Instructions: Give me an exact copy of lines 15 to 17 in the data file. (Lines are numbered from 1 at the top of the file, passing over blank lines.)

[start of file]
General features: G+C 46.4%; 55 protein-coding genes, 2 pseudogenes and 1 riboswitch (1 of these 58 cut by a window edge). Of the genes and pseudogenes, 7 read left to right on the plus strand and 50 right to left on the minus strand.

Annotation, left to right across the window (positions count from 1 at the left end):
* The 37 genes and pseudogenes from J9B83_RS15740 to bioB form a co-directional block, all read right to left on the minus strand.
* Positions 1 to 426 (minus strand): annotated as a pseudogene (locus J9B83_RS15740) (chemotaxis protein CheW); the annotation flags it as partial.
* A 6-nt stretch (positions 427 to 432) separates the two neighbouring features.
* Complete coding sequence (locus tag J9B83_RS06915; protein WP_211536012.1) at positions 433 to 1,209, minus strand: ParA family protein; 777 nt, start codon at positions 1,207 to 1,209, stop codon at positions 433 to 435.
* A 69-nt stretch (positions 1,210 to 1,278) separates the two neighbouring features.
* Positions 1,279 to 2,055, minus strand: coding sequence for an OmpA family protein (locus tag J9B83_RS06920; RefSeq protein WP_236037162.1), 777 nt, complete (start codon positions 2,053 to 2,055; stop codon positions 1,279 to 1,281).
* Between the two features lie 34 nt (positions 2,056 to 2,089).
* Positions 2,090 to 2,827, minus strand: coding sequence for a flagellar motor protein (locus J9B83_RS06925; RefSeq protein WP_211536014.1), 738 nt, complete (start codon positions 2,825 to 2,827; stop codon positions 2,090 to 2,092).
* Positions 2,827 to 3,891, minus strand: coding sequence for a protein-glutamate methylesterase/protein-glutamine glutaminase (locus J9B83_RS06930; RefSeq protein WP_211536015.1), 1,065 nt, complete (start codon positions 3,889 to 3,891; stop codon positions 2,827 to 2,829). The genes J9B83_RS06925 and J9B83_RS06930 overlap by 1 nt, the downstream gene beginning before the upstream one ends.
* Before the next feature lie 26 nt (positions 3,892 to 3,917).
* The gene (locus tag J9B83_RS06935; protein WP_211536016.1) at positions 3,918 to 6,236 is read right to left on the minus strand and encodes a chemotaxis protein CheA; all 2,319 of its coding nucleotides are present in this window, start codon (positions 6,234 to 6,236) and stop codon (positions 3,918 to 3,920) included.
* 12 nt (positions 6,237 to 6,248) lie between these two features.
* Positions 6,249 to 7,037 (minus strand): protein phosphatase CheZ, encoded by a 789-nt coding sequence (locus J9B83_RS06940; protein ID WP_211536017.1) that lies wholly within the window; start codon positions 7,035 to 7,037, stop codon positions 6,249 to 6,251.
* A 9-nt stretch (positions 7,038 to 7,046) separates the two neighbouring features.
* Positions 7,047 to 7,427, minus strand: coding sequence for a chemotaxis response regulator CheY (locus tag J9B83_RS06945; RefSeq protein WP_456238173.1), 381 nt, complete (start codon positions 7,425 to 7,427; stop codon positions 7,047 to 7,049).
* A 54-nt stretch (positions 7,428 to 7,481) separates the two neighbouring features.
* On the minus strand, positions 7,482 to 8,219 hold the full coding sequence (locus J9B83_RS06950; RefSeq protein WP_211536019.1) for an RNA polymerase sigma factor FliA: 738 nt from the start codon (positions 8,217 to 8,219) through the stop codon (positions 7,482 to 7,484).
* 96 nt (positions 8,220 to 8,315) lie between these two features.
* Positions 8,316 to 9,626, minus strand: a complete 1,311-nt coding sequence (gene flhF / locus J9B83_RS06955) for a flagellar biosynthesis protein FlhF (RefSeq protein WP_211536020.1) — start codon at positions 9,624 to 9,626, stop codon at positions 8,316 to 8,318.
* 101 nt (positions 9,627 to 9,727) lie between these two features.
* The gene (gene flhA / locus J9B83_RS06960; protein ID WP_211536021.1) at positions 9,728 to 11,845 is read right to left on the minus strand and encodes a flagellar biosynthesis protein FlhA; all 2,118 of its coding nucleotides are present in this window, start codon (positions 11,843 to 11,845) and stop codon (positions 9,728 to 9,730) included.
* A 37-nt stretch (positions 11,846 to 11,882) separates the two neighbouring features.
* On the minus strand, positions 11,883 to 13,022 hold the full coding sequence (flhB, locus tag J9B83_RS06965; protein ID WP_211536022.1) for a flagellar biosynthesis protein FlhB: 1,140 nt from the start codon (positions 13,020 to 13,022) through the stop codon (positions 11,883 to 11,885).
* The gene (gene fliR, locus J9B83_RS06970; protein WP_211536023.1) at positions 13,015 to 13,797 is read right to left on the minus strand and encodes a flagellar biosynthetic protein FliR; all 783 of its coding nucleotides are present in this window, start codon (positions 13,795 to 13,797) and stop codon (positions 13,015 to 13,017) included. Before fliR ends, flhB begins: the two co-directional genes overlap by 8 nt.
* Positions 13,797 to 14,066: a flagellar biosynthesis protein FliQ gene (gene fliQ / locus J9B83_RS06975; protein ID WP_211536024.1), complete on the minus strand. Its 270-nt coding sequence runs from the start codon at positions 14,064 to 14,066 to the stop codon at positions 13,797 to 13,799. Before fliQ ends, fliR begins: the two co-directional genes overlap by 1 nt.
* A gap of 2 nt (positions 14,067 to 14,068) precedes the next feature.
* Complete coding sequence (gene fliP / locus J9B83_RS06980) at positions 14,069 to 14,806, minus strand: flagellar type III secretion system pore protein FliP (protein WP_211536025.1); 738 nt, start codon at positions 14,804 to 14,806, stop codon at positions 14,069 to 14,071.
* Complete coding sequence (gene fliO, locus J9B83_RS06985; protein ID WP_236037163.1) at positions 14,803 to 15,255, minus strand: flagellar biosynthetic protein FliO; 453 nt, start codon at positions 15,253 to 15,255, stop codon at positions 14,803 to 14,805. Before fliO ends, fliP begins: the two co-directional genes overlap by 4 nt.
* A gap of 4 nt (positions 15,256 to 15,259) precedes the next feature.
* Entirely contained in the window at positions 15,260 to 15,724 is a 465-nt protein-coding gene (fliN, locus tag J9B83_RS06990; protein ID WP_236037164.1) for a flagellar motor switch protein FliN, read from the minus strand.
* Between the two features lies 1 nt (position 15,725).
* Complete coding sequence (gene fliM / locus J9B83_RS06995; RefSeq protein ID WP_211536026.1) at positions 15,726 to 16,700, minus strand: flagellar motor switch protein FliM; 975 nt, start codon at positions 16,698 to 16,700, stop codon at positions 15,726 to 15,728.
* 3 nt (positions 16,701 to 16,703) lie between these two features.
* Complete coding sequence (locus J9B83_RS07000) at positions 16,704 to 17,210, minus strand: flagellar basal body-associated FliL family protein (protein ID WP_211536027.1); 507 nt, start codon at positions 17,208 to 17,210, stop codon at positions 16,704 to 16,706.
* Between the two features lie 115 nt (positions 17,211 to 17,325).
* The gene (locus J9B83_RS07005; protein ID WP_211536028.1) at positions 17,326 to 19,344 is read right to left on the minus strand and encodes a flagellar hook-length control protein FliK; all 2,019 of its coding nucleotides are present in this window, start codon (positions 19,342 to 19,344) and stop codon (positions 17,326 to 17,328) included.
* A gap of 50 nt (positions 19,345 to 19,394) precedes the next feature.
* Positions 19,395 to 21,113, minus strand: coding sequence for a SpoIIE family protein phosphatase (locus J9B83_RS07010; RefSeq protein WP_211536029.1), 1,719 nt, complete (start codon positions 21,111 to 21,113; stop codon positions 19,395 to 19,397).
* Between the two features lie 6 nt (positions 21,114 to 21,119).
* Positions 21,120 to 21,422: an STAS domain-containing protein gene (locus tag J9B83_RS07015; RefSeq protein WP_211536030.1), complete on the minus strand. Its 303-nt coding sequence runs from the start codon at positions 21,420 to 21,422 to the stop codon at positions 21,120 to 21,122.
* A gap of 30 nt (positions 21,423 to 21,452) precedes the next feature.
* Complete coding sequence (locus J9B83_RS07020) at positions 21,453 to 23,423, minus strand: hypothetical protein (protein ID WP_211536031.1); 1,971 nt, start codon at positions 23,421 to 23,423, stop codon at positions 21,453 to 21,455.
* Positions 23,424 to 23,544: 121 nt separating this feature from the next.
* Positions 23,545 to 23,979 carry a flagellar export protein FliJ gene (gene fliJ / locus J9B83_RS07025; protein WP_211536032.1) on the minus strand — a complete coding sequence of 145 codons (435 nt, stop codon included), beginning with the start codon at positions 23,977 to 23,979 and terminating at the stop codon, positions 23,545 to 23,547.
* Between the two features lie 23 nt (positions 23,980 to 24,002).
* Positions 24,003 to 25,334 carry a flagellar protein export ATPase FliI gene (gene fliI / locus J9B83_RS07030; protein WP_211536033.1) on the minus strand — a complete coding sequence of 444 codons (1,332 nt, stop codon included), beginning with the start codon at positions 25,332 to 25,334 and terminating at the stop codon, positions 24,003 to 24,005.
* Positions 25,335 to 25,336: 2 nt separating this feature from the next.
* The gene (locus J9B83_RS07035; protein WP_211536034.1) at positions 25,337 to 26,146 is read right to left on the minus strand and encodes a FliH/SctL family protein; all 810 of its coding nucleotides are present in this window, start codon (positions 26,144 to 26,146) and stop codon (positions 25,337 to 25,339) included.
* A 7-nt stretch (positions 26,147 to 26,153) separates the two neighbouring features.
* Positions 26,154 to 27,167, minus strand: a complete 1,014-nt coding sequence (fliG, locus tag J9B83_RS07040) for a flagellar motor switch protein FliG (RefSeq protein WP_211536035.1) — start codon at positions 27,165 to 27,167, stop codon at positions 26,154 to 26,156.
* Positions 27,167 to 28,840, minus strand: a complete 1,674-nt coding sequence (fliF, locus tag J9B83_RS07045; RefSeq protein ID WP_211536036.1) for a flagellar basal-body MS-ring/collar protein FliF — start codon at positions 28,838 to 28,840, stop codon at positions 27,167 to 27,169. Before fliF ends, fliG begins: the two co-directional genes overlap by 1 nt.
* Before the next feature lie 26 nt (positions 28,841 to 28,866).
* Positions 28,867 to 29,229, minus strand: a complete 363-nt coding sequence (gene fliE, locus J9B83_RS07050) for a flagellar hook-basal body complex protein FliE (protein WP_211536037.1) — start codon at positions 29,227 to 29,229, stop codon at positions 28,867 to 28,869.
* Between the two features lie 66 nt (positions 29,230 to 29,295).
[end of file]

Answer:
* Positions 6,249 to 7,037 (minus strand): protein phosphatase CheZ, encoded by a 789-nt coding sequence (locus J9B83_RS06940; protein ID WP_211536017.1) that lies wholly within the window; start codon positions 7,035 to 7,037, stop codon positions 6,249 to 6,251.
* A 9-nt stretch (positions 7,038 to 7,046) separates the two neighbouring features.
* Positions 7,047 to 7,427, minus strand: coding sequence for a chemotaxis response regulator CheY (locus tag J9B83_RS06945; RefSeq protein WP_456238173.1), 381 nt, complete (start codon positions 7,425 to 7,427; stop codon positions 7,047 to 7,049).